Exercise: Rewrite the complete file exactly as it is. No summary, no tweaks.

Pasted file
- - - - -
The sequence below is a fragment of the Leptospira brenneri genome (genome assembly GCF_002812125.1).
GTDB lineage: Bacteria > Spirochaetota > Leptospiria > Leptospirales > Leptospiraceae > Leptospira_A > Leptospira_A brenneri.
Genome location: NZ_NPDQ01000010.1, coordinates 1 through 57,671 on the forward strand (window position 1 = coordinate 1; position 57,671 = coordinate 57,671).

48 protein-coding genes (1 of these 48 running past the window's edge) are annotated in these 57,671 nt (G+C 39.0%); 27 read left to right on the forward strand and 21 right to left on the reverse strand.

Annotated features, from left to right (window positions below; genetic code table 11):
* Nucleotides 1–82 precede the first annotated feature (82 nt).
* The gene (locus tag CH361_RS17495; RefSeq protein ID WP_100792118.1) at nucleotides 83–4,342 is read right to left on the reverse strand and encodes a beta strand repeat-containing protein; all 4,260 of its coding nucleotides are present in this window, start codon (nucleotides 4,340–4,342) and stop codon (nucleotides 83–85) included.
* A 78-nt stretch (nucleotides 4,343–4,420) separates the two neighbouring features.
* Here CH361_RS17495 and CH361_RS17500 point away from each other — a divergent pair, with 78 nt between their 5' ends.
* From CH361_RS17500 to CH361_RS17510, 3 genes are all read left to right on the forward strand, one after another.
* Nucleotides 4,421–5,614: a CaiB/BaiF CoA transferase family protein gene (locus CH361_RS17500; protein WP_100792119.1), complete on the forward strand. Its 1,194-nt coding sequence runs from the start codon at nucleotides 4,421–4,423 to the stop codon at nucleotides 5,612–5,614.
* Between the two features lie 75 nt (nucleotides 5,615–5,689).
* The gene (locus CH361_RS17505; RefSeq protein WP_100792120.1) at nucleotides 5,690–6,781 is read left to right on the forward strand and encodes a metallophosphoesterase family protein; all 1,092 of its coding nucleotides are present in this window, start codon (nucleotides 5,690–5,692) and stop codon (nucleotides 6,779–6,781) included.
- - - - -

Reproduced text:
The sequence below is a fragment of the Leptospira brenneri genome (genome assembly GCF_002812125.1).
GTDB lineage: Bacteria > Spirochaetota > Leptospiria > Leptospirales > Leptospiraceae > Leptospira_A > Leptospira_A brenneri.
Genome location: NZ_NPDQ01000010.1, coordinates 1 through 57,671 on the forward strand (window position 1 = coordinate 1; position 57,671 = coordinate 57,671).

48 protein-coding genes (1 of these 48 running past the window's edge) are annotated in these 57,671 nt (G+C 39.0%); 27 read left to right on the forward strand and 21 right to left on the reverse strand.

Annotated features, from left to right (window positions below; genetic code table 11):
* Nucleotides 1–82 precede the first annotated feature (82 nt).
* The gene (locus tag CH361_RS17495; RefSeq protein ID WP_100792118.1) at nucleotides 83–4,342 is read right to left on the reverse strand and encodes a beta strand repeat-containing protein; all 4,260 of its coding nucleotides are present in this window, start codon (nucleotides 4,340–4,342) and stop codon (nucleotides 83–85) included.
* A 78-nt stretch (nucleotides 4,343–4,420) separates the two neighbouring features.
* Here CH361_RS17495 and CH361_RS17500 point away from each other — a divergent pair, with 78 nt between their 5' ends.
* From CH361_RS17500 to CH361_RS17510, 3 genes are all read left to right on the forward strand, one after another.
* Nucleotides 4,421–5,614: a CaiB/BaiF CoA transferase family protein gene (locus CH361_RS17500; protein WP_100792119.1), complete on the forward strand. Its 1,194-nt coding sequence runs from the start codon at nucleotides 4,421–4,423 to the stop codon at nucleotides 5,612–5,614.
* Between the two features lie 75 nt (nucleotides 5,615–5,689).
* The gene (locus CH361_RS17505; RefSeq protein WP_100792120.1) at nucleotides 5,690–6,781 is read left to right on the forward strand and encodes a metallophosphoesterase family protein; all 1,092 of its coding nucleotides are present in this window, start codon (nucleotides 5,690–5,692) and stop codon (nucleotides 6,779–6,781) included.